• Don’t beat yourself up if you feel like you’re off track, or like you’re not making progress. Realizing that we are off track by being aware and being kind and compassionate to ourselves is key to getting back on track.
  • There will always be temptations and some are easier to resist than others, but the key is to realize that we are the greatest decision-makers and no one makes the decisions in our lives except us. Knowing we have choices and alternatives is helpful in staying motivated to keep trying.

So,  please do not to give up when things get hard and to find support, because there are probably other people who go through similar experiences and challenges. Sometimes it’s easier to work on something when we know that other people have done it before and that it is possible. If I didn’t  find support and encouragement in my life from others, I honestly don’t know where I’d be now.


Yours Truly,



Money Cannot Buy Happiness (After a Certain Point)

BlackbirdThe first part of this post’s title may sound cliché, yet somehow most of us still try to buy happiness with money or get it through material things purchased with money.  And this attempt to buy happiness inevitably fails no matter how hard we try.  It is true that increase in income raises our level of day-to-day contentment and life satisfaction, but only up to a certain amount:

“The magic income: $75,000 a year. As people earn more money, their day-to-day happiness rises. Until you hit $75,000. After that, it is just more stuff, with no gain in happiness.” WSJ

And even though we have these statistics, some of us still believe that more money will bring us more happiness. And we keep chasing it harder and harder.  A few years ago I also thought this was true until I realized that the more things I bought, the more unhappy I became. I was shopping almost every day and every new thing was exciting and thrilling but only for a few seconds. Underneath all this pursuit of happiness through material things was a really sad girl who was lonely, broken and dissatisfied with herself and her life. I hoped that all those nice things, clothes and makeup would cover up and hide how unhappy I really felt inside. But they didn’t.  I was over my head in debt and I was very lonely.  I was also very insecure. I thought that without my shoes, dresses, nice things, expensive makeup, blonde hair, and perfect tan, people would not like me. I judged myself and I judged others. I set these unrealistic expectations for myself and nothing was good enough. I always wanted more.  For the longest time I thought my only value was in how I looked.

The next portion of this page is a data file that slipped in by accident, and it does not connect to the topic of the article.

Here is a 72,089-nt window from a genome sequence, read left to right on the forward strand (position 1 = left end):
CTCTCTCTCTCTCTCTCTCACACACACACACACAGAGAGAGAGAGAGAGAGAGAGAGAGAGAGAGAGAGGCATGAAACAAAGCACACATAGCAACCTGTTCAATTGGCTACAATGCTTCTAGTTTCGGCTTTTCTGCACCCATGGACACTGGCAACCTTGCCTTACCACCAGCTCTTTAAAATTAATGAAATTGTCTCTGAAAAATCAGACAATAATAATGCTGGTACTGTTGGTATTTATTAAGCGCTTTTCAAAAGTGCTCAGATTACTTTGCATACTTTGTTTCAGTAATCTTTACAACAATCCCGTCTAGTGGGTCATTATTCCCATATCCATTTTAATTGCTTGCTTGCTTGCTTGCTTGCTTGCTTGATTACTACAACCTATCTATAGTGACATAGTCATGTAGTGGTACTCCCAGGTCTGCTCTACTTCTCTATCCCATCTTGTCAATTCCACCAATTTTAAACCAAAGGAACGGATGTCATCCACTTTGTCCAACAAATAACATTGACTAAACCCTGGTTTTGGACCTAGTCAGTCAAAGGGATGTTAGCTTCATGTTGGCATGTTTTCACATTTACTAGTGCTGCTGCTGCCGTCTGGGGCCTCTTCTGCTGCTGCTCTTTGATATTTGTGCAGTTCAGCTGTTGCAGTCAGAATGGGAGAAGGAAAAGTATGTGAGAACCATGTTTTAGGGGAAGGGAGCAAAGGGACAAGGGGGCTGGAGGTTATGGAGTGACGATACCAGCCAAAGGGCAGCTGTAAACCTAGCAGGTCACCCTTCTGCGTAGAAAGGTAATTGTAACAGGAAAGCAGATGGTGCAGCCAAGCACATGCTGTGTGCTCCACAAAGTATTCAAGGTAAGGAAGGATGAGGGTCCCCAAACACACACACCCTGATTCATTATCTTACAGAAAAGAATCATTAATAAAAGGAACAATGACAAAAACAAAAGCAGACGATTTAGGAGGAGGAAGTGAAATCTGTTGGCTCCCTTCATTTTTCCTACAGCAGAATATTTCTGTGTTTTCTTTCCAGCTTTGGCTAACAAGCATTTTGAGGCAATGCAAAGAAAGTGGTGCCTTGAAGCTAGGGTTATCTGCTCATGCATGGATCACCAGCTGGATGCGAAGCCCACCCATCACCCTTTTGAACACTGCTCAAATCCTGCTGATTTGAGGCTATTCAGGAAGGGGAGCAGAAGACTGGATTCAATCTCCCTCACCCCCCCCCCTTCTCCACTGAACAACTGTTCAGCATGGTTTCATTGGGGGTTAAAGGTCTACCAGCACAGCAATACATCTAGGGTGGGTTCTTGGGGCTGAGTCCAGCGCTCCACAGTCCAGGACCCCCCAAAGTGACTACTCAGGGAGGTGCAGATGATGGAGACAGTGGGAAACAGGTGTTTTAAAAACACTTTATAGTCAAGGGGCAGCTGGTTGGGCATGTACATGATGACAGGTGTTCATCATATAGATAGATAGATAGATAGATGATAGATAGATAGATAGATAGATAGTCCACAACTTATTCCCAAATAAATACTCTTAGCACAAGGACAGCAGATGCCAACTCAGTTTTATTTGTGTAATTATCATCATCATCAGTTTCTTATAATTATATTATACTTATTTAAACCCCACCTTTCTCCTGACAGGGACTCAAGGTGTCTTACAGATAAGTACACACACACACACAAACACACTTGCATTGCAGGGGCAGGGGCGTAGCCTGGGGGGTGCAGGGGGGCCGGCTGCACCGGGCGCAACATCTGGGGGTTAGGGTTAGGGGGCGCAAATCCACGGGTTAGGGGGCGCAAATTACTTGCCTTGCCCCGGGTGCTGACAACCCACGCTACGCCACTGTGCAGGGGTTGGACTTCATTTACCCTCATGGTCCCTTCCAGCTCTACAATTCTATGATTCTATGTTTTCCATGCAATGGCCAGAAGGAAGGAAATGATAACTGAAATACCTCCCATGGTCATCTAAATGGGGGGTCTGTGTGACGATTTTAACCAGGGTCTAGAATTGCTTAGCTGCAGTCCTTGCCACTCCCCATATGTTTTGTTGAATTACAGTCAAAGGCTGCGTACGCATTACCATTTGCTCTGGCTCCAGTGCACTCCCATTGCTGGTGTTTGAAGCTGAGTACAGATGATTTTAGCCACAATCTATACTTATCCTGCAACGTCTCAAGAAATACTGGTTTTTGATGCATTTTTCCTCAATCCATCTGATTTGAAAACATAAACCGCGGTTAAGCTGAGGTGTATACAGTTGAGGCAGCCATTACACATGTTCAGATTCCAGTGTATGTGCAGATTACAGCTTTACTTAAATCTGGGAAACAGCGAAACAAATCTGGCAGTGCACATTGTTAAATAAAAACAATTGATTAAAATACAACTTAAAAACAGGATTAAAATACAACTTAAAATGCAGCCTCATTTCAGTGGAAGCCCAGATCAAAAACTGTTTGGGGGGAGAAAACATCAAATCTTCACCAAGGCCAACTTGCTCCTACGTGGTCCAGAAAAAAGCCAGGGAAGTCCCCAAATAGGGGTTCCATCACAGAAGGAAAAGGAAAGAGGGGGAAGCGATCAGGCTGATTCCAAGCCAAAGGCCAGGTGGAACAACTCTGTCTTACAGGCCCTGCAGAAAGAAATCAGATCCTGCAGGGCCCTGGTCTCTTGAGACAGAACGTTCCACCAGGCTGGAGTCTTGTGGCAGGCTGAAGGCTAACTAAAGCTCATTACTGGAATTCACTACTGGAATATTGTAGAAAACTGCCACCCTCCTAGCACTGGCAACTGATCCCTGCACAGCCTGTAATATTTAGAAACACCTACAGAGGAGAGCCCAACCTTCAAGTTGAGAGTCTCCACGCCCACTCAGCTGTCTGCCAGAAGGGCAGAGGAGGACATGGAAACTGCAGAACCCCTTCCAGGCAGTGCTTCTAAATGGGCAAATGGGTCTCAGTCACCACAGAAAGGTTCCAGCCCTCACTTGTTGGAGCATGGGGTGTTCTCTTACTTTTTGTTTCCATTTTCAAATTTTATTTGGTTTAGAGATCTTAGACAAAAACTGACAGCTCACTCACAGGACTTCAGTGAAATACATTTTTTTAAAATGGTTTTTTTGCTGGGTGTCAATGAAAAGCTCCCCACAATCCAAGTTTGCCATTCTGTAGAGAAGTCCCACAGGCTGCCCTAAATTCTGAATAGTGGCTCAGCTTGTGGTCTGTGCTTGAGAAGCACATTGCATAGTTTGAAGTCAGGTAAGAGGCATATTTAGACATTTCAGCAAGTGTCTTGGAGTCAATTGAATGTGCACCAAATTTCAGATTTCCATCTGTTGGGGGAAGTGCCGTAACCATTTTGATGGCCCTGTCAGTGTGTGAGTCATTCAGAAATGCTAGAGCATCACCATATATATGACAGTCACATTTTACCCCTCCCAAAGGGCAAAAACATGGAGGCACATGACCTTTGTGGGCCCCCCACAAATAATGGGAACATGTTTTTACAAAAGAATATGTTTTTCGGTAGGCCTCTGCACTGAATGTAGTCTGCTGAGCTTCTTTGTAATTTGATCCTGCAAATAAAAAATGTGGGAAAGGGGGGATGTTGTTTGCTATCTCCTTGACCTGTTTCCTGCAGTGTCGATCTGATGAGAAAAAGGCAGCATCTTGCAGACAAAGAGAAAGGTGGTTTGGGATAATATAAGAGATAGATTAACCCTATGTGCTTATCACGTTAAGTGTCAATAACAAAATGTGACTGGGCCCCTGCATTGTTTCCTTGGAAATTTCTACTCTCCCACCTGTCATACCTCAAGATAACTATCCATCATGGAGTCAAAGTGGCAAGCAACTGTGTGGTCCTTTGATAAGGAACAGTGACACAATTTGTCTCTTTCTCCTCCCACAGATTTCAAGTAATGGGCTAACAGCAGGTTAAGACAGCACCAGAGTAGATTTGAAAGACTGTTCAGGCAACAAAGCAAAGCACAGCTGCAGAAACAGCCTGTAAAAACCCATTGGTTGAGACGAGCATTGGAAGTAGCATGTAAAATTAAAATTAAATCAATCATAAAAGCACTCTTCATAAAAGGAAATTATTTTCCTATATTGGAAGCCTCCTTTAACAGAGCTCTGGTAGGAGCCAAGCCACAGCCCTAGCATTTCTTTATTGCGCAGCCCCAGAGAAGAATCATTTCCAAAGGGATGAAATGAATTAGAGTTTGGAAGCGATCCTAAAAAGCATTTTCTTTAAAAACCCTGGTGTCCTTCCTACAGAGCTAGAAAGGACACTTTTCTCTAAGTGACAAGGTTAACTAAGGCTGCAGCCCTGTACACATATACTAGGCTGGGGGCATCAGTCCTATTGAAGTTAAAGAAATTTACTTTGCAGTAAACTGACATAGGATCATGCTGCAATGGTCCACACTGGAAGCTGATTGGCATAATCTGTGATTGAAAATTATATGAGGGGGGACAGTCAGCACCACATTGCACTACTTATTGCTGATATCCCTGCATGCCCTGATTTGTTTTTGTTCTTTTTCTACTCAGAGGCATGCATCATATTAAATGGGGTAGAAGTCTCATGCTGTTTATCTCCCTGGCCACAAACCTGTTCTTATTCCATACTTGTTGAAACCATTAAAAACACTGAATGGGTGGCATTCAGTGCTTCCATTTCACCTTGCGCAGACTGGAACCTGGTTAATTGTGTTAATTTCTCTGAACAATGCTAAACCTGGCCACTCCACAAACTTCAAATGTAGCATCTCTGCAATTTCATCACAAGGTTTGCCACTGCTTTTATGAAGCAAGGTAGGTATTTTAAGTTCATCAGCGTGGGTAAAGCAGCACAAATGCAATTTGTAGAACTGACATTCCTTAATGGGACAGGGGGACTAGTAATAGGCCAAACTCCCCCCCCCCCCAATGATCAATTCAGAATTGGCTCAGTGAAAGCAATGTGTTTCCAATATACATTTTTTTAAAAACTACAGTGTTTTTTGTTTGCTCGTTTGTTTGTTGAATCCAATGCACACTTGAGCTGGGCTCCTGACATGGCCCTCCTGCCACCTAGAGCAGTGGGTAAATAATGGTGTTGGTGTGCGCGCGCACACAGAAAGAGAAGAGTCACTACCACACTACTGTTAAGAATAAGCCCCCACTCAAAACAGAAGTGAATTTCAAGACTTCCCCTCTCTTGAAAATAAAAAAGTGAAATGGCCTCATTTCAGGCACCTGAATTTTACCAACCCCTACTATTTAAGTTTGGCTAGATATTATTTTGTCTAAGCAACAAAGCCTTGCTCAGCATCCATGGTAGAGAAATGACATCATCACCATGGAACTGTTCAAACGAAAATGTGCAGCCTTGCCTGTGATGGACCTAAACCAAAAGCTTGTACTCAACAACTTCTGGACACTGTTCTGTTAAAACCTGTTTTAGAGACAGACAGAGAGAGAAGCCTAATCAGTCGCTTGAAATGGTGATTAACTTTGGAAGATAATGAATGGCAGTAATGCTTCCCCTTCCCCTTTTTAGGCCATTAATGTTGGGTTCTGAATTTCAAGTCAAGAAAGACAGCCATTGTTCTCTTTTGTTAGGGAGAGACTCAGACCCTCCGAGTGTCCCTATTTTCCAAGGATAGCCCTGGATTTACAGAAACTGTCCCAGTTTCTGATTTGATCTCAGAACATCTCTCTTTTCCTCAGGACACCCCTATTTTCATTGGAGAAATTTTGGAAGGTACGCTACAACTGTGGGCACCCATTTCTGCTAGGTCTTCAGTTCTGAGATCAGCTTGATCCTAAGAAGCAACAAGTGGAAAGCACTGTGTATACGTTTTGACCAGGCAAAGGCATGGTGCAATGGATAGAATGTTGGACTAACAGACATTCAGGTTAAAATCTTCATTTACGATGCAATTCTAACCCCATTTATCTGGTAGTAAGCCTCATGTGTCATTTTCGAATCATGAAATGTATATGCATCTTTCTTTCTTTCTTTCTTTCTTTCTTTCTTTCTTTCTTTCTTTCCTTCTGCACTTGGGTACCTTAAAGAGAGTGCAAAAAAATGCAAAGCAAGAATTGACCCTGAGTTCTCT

There finally came a point when I realized that the things I was buying  and the image I was portraying will never fix how I felt inside. I realized that I really needed to make some changes in my life. I also got sick and tired of being broke but looking like I had it all (think 30,000 millionaires in Dallas). So I decided to get out of debt and  get rid of all the anxiety I was feeling from having it. This was a good first step. I definitely felt better once I paid off all those credit cards. The next step was to figure out what happiness really meant for me. I had to figure out what was it that I really wanted since the material things weren’t doing it for me. This task took some retrospection and a lot of emotional work.

What I discovered was that I really wanted things that couldn’t be bought. I missed  real and meaningful relationships  and experiences with other people. I missed having those by not having them with my family. I also realized that my life lacked meaning and purpose. I was going to church but I wasn’t really buying into what was “sold” to me so I wanted to discover what spirituality really meant for me. I’m still figuring it out, but I know so far as it’s not about religious rituals and facades, it’s very personal and unique to each and one of us. Lastly I realized that I am the happiest when I am doing the things I love. For me this includes:

  • Doing anything outdoors ( I love nature and being around it really makes me happy)
  • Spending time with my dogs ( Their constant never-ending happiness is really contagious)
  • Playing sports with friends and making new friends while playing sports ( It’s a win-win)
  • Visiting new places ( travel is one of my biggest passions and really makes me happy)
  • Learning new things ( I really enjoy learning, I always have maybe that’s why I went all the way for an MBA)

There’s so many more things on my list that have nothing to do with material stuff. I might have to write a post about that 🙂 Your list might differ from mine and  I’d love to hear about some of the non-material things that make you happy. One thing I have learned for myself  is that true happiness comes from having meaningful relationships with others, doing work that we are passionate about and enjoy, helping others, and contributing to the world. I am much happier now that I have some of those and working on the others.  After all, this kind of happiness is priceless and can NEVER be bought.